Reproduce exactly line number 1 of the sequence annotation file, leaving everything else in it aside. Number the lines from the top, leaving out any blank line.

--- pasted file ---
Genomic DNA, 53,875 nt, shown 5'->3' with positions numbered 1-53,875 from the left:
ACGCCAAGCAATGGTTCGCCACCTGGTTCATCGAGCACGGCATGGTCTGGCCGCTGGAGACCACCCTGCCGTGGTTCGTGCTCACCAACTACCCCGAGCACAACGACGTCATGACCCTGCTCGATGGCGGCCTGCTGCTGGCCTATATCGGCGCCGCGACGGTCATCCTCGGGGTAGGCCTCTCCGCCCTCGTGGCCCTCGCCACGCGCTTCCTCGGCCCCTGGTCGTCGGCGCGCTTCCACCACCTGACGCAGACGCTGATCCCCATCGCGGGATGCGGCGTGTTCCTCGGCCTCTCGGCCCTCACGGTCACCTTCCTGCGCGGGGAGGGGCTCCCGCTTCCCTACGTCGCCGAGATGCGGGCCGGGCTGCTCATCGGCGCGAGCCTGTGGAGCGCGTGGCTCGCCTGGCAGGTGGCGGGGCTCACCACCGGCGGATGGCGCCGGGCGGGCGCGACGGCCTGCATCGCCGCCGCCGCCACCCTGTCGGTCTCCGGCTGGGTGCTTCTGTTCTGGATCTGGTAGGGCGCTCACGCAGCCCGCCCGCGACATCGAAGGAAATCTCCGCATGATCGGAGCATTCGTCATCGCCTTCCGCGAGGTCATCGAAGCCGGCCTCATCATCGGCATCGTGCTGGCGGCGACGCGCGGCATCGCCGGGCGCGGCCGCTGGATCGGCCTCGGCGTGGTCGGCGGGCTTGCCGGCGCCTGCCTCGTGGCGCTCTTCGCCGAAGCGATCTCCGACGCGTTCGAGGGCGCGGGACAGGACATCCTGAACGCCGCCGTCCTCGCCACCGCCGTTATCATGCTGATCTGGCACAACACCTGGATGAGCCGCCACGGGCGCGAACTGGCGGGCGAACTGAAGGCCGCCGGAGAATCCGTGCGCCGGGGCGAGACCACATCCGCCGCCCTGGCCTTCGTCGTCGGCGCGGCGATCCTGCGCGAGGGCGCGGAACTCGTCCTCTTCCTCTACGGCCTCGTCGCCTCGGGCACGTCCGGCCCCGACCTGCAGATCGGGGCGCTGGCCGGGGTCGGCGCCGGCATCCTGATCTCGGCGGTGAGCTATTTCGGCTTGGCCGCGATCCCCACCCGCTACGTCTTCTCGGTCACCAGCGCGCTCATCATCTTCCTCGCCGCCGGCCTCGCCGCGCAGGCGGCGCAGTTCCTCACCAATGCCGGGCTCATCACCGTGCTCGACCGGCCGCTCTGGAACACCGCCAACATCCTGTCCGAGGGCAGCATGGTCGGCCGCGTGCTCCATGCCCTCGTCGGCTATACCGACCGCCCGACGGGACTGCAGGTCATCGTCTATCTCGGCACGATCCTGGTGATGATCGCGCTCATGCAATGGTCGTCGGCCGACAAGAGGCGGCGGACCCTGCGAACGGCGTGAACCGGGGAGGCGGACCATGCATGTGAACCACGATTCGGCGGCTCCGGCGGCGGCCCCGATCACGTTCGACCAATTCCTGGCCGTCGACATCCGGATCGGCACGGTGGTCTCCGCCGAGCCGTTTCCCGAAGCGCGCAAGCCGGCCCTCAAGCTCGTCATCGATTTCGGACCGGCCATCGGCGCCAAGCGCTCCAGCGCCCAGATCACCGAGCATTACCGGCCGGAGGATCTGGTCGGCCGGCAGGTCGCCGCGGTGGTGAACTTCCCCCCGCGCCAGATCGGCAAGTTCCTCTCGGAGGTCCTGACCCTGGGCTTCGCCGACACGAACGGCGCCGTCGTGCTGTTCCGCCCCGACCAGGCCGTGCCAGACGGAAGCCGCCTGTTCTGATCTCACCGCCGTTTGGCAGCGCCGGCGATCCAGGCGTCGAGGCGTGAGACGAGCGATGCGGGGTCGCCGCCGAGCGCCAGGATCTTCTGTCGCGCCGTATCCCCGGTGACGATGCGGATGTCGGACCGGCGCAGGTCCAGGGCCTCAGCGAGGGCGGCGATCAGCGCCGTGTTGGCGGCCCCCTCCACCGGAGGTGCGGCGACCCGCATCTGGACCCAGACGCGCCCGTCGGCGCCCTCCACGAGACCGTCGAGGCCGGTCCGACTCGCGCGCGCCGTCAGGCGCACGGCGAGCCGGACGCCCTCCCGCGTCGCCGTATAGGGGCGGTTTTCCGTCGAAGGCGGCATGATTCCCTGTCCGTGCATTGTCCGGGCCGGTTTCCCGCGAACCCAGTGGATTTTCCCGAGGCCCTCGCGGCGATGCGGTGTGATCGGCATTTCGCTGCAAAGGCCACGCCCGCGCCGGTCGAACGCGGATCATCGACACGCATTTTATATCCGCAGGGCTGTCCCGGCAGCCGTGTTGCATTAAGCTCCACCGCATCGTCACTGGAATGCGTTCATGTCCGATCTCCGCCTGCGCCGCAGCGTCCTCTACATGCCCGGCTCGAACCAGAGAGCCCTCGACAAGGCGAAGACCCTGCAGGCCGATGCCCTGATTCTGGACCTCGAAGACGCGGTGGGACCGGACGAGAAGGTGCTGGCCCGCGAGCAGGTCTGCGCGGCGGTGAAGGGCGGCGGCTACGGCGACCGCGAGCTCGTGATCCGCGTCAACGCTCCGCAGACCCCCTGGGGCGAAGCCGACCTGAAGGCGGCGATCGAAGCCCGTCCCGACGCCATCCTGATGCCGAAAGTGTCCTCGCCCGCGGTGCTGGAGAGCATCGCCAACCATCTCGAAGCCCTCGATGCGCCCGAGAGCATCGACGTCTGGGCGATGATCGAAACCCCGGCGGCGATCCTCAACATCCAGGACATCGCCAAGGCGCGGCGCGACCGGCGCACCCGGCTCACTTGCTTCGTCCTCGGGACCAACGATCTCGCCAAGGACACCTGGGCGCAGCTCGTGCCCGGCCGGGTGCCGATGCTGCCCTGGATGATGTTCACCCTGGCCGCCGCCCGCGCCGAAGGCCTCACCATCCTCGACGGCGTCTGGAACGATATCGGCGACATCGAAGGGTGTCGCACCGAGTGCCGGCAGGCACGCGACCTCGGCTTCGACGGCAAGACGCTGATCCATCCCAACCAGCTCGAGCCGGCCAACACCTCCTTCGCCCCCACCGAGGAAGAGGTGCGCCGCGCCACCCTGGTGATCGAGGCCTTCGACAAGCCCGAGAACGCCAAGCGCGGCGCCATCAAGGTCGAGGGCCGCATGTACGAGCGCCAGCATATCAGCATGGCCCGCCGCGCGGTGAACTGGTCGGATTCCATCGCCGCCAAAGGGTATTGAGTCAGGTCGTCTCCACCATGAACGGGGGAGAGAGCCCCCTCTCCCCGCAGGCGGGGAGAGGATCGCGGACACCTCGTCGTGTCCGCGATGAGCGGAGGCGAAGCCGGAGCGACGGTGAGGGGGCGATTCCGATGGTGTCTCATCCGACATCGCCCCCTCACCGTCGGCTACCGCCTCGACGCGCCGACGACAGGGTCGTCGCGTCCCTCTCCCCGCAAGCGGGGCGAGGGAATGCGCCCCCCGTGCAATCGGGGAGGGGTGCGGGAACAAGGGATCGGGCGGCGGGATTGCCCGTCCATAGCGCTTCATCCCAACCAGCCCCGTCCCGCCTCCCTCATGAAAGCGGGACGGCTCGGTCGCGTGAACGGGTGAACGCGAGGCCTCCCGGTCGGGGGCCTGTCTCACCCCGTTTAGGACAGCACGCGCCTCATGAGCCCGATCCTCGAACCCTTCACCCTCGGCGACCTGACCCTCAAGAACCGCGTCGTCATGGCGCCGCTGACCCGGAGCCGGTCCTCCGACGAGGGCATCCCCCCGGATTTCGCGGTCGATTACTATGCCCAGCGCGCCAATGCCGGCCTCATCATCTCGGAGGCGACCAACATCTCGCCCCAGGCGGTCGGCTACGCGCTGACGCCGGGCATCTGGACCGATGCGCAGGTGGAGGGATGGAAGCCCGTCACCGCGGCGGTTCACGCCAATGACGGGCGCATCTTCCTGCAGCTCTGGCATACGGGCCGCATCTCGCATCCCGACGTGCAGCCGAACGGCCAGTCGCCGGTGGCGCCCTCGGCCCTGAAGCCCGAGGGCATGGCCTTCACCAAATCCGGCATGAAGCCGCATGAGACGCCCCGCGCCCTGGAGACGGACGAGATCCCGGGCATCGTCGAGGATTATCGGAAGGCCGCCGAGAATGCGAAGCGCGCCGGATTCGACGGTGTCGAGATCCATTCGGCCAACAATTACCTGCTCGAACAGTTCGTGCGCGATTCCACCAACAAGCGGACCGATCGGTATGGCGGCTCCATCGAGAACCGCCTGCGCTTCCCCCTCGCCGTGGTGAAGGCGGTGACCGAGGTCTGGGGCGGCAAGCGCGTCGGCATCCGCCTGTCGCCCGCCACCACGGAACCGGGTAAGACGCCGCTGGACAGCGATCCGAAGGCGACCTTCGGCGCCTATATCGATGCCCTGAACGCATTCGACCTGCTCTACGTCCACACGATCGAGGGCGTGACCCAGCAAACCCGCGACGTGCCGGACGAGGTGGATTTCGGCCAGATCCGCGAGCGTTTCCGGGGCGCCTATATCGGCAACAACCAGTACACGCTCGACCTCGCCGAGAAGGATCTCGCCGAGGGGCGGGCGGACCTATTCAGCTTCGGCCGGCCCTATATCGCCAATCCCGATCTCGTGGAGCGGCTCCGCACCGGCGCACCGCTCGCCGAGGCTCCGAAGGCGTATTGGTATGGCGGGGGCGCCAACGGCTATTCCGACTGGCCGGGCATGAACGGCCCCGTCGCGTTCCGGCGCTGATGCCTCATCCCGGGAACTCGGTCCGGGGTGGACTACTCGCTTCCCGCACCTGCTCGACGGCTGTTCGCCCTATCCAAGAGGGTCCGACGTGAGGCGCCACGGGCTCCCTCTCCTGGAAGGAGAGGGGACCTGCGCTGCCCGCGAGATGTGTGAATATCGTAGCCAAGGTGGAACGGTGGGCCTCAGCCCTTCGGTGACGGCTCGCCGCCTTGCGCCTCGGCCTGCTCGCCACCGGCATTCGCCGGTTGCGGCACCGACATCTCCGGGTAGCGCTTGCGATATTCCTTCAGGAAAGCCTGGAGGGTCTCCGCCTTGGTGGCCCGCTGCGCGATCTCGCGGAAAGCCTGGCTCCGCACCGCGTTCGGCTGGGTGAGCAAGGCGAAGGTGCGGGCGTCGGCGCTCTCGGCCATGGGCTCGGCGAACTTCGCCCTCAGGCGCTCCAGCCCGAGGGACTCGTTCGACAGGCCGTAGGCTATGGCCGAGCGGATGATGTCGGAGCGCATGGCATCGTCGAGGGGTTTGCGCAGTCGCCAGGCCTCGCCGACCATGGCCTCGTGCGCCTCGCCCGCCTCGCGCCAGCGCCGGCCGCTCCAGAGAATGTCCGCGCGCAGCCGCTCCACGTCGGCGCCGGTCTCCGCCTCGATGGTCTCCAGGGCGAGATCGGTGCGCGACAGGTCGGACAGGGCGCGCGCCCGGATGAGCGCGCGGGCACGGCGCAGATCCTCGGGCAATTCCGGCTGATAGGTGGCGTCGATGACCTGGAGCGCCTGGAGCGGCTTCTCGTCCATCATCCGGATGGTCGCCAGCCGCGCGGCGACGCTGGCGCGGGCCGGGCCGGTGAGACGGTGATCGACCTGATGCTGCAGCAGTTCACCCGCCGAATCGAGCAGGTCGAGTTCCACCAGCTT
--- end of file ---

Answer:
Genomic DNA, 53,875 nt, shown 5'->3' with positions numbered 1-53,875 from the left: